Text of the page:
School’s out, and I discovered a new website, TheTorah.com, which appears to be a project of a group of Modern Orthodox Jews to promulgate their acceptance of higher criticism (also called historical criticism). In other words, these are scholars who practice Orthodox Judaism but are not Biblical literalists. Their website proclaims a need for a “historical and contextual approach” to Torah study. Amen, and good luck to them!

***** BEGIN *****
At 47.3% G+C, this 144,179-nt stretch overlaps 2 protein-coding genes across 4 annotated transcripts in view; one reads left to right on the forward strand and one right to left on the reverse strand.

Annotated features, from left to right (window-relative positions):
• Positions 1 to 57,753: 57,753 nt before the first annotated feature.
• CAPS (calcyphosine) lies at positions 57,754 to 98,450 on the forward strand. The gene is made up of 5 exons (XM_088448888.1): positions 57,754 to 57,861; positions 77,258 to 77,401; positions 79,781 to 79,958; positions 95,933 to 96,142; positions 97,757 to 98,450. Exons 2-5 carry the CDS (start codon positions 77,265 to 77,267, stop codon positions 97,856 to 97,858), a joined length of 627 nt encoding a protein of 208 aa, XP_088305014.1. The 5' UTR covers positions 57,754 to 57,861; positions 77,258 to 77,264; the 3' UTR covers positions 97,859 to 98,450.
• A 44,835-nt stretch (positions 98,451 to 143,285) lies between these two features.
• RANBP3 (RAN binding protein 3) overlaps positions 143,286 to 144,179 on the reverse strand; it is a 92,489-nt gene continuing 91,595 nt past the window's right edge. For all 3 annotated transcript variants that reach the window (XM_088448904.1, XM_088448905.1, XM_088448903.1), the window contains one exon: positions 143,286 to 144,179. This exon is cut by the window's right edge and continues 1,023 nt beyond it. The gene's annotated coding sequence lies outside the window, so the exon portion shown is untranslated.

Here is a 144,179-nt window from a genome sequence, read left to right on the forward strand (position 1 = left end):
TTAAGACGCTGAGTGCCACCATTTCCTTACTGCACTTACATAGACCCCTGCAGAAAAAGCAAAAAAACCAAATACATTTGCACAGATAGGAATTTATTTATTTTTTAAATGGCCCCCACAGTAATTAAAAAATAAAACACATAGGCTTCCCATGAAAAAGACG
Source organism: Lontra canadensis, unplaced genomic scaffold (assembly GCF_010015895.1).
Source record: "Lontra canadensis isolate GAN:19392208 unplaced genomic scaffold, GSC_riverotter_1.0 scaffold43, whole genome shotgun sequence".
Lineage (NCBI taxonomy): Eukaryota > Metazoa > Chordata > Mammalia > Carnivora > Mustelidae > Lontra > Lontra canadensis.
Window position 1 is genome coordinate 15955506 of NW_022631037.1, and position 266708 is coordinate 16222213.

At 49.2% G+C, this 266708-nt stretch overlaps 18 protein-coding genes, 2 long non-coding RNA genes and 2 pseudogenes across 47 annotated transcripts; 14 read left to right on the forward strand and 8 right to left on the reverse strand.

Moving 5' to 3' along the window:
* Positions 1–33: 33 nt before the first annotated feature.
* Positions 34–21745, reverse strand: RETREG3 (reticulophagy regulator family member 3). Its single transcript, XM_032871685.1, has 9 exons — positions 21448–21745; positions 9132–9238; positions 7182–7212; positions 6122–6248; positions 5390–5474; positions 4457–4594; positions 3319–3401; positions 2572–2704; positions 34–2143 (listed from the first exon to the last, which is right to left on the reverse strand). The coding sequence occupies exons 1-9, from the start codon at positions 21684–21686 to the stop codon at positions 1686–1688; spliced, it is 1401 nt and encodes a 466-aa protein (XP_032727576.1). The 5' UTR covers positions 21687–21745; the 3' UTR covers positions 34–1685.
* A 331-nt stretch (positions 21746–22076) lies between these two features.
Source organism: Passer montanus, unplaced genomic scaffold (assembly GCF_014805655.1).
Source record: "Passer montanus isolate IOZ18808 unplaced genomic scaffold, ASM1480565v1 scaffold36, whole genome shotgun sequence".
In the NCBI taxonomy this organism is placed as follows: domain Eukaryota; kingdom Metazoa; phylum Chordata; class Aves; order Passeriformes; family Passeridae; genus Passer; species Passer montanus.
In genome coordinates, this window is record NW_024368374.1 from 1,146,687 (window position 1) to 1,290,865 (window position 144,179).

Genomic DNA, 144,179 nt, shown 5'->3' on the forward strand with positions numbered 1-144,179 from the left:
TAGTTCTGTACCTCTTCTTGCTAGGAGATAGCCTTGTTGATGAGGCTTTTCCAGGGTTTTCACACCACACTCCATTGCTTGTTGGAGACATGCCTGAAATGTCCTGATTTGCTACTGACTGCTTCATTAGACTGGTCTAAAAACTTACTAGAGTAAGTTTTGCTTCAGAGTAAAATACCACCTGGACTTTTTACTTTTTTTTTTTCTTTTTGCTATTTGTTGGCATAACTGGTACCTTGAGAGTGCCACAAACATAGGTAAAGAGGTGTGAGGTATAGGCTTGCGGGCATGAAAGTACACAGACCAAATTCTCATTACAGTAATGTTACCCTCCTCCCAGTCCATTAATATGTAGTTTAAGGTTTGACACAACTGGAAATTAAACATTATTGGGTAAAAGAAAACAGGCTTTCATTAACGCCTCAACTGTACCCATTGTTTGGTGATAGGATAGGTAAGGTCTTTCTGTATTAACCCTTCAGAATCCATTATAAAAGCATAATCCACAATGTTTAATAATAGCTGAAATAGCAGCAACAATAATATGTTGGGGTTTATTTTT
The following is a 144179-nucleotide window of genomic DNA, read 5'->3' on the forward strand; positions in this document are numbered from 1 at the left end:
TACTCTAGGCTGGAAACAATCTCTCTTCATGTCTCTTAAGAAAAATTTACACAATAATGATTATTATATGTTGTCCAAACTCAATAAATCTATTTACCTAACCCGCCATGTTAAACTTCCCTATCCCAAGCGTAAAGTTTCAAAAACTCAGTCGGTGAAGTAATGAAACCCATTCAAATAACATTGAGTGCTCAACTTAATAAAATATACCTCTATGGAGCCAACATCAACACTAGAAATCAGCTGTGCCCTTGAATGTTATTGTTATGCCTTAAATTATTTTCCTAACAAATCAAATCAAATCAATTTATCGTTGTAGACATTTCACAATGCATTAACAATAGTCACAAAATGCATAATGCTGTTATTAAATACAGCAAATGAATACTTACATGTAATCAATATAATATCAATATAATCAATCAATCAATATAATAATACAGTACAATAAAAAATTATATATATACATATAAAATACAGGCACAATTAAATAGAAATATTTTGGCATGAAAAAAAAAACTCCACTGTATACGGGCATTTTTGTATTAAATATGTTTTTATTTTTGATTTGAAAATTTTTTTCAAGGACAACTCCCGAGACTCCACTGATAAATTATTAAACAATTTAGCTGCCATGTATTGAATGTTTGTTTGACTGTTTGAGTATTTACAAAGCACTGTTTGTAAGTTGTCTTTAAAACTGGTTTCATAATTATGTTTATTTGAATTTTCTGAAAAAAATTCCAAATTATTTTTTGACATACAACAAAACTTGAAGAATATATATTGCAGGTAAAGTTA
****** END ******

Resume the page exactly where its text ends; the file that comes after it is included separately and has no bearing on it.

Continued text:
Most of the articles on the Website are of no particular interest to me, but two caught my eye. Under “Biblical Scholarship 101,” an article on Noah’s flood shows in considerable detail how the story is composed of two interwoven and sometimes contradictory tales. The argument is used to support what is often known as the Documentary Hypothesis. It is hard to see how anyone could argue that both tales are literally true, and indeed I once used a shorter version of the same argument on Panda’s Thumb. I consider the Documentary Hypothesis to be so convincing that it is frankly a fact that the Bible is composed of four or more threads. Which leads me to the second article that caught my eye, below the figurative fold.